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15384Re: [fukuoka_farming] Handling mulch

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  • Nandan Palaparambil
    Jul 2, 2013
      Hi Ruthie,

      I just checked the chapter 'Look at this grain' and it describes, '

      "The winter grain will be cut around 20th of May. About 2 weeks before the crop has fully matured, I broadcast rice seed over rye and barley. After the winter grain has been harvested and the grains threshed, I spread the rye and barley straw over the field"

      By the time, the rye and barley straw is spread, the rice would have already germinated. I think, the same happens with rice. So clearly it is not that the straw is decomposed, before the seeds germinate. Also in farming, it is difficult to make such conditions, since if there is sufficient moisture seeds will start germinating, whether straw is decomposed or not and if there is heavy straw on the top, they won't come out.



      From: Ruthie Aquino <ruthieaquino1@...>
      To: fukuoka farming <fukuoka_farming@yahoogroups.com>
      Sent: Tuesday, July 2, 2013 3:36 AM
      Subject: Re: [fukuoka_farming] Handling mulch

      Greetings Nandan,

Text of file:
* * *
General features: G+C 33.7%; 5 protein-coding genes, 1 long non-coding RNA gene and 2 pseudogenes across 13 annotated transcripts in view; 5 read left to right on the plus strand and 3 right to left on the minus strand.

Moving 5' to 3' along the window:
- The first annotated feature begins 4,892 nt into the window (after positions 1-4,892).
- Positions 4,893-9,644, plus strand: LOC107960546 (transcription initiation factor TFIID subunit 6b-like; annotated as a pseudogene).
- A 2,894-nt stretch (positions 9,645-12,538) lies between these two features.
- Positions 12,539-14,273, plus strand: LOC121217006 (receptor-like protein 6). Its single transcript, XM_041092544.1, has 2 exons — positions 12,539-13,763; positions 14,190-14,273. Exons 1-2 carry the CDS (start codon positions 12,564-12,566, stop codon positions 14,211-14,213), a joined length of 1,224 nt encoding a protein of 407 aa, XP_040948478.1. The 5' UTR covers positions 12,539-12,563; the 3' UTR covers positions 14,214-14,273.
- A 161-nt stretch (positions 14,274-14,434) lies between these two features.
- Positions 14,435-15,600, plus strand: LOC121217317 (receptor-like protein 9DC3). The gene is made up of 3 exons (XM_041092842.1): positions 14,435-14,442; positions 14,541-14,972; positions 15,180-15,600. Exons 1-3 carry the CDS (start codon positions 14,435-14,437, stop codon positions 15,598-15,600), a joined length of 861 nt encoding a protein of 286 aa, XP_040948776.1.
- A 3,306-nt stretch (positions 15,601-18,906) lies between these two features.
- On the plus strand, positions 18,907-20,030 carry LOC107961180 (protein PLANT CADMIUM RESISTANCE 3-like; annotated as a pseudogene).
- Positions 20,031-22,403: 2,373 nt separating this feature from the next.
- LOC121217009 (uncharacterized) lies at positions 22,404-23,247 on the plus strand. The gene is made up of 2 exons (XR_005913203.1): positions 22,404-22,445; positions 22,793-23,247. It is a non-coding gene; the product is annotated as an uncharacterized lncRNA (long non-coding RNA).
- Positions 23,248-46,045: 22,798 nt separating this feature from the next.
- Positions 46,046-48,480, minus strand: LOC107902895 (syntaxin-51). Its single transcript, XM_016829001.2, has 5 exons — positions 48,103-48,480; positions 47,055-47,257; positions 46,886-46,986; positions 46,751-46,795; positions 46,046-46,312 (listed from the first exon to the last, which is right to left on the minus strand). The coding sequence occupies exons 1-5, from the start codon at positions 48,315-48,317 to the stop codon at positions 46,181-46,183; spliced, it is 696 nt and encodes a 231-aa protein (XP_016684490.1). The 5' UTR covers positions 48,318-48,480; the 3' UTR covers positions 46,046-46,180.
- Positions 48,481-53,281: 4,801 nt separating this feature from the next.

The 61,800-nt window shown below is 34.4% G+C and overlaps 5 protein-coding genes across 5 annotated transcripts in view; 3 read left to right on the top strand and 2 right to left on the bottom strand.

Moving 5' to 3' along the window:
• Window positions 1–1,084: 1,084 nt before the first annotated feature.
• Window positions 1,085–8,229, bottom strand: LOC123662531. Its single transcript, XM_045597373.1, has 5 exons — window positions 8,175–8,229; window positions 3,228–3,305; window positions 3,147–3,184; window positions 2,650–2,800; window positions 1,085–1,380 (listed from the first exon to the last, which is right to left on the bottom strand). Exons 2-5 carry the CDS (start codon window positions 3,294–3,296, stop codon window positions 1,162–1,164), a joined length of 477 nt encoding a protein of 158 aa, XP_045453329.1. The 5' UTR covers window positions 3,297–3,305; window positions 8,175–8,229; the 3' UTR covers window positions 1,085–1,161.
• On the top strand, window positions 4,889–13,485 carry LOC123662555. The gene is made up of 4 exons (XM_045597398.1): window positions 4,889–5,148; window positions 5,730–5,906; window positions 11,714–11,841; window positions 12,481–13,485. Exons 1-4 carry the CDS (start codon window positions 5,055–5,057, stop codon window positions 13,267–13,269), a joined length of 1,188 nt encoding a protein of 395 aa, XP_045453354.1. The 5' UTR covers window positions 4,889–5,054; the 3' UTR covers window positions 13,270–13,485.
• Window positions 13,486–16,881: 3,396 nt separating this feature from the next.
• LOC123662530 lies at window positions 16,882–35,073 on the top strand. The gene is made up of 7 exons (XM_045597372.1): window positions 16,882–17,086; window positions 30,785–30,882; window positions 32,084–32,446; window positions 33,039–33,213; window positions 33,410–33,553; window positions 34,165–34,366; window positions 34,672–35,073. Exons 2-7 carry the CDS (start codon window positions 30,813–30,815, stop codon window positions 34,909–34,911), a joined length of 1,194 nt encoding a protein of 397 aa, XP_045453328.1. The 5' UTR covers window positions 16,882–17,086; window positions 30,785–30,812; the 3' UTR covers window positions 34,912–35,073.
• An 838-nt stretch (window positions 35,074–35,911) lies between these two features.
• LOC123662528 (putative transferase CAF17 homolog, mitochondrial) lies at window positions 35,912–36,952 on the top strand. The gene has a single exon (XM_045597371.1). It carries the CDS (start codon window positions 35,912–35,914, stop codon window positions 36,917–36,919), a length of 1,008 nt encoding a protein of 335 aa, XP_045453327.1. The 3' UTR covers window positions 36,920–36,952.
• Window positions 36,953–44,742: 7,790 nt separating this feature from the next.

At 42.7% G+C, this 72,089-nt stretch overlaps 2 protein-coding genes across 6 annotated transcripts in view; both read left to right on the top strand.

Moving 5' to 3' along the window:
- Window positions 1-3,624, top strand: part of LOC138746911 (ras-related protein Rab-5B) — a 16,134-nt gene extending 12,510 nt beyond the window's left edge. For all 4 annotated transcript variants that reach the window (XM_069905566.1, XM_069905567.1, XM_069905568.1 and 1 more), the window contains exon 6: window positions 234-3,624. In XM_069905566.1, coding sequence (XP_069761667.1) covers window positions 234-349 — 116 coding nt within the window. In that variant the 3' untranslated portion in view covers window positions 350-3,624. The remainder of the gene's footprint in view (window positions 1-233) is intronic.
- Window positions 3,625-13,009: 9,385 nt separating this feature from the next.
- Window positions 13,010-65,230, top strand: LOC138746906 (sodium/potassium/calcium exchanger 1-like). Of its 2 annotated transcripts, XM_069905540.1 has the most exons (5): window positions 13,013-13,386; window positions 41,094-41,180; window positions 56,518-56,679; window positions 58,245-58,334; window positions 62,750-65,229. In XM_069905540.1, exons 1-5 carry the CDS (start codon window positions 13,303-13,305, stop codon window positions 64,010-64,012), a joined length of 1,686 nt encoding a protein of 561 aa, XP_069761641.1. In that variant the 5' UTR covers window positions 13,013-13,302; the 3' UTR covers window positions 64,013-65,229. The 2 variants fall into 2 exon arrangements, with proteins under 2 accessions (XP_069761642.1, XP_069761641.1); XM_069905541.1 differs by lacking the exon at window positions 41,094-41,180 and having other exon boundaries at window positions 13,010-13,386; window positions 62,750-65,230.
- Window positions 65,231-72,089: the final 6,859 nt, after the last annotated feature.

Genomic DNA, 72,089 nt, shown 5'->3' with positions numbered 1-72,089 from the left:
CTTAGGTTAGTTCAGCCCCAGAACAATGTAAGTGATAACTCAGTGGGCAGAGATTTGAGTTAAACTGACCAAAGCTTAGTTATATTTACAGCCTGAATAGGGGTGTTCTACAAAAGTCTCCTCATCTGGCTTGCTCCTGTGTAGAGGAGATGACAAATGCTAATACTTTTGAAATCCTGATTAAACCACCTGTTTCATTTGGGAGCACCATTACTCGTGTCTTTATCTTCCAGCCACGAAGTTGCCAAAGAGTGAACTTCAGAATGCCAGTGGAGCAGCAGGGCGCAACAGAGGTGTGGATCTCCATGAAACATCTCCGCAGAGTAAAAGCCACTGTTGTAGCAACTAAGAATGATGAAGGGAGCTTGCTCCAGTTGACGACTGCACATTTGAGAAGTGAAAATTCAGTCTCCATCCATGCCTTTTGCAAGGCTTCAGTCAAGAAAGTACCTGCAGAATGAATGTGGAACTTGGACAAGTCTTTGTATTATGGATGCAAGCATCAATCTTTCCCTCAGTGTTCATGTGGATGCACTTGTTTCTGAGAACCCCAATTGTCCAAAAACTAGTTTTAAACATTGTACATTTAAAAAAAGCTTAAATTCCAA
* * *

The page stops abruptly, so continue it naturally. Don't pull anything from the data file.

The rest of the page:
To answer your question I am guessing it is because the straw has enough
      time to rot a little before the seedlings are ready to sprout...
      Fukuoka threw the seedballs for the next crop just before harvesting his
      grain and putting back the straw. In my little experimental natural plot I
      noticed the seedballs I threw did not necessarily sprout when I expected
      them to, but skipped one planting season.
      I suppose Fukuoka showed a field at cruising speed already, and not a
      newly-created one like you and I and some other members here have.
      When I was little we were constantly reminded by our teachers, "If at first
      you don't succeed try and try again".
      Happy farming to all.


      2013/7/1 Nandan <p_k_nandanan@...>

      > **
      > Hi,
      > Recently I am finding that some times, the mulch at the surface becomes
      > too thick and planting through it is difficult. If the mulch is too thick,
      > seeds does not push through it and number of plants per unit area becomes
      > small and it becomes a problem in uniformly establishing the crop.
      > Today I was cutting one area of the farm where I had grown cowpea in the
      > summer and now cowpea and grass are growing, after the rains. I wanted to
      > grow sunhemp and take up some grain crops in the next season, so I cut that
      > area using scythe. My scythe cutting is not perfect so it takes more time.
      > After cutting I found that mulch is too much and there is no way, sunhemp
      > seeds will come through it. So finally I moved most of the mulch to one
      > side and then put sunhemp seeds, still there was enough mulch to cover the
      > seeds.
      > I am wondering, how Fukuoka san could return all the straw back to the
      > field without affecting the germination of wheat/barley?
      > Regards,
      > Nandan


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